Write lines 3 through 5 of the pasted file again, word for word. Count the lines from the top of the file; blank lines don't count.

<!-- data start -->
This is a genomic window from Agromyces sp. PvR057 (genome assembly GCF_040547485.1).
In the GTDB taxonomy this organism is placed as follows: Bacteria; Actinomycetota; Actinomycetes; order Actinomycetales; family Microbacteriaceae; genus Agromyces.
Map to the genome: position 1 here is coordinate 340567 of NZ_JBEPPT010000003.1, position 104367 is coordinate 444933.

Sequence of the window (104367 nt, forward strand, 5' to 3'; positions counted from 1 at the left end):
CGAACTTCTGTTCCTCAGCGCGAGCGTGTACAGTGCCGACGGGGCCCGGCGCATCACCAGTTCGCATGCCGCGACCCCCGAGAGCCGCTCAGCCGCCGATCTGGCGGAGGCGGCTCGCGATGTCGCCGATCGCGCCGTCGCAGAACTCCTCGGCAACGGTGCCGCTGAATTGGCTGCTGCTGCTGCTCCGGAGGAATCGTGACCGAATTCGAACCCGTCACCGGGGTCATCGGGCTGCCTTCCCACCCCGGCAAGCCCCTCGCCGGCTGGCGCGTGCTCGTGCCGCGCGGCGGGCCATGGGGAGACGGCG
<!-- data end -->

Map to the genome: position 1 here is coordinate 340567 of NZ_JBEPPT010000003.1, position 104367 is coordinate 444933.

Sequence of the window (104367 nt, forward strand, 5' to 3'; positions counted from 1 at the left end):
CGAACTTCTGTTCCTCAGCGCGAGCGTGTACAGTGCCGACGGGGCCCGGCGCATCACCAGTTCGCATGCCGCGACCCCCGAGAGCCGCTCAGCCGCCGATCTGGCGGAGGCGGCTCGCGATGTCGCCGATCGCGCCGTCGCAGAACTCCTCGGCAACGGTGCCGCTGAATTGGCTGCTGCTGCTGCTCCGGAGGAATCGTGACCGAATTCGAACCCGTCACCGGGGTCATCGGGCTGCCTTCCCACCCCGGCAAGCCCCTCGCCGGCTGGCGCGTGCTCGTGCCGCGCGGCGGGCCATGGGGAGACGGCG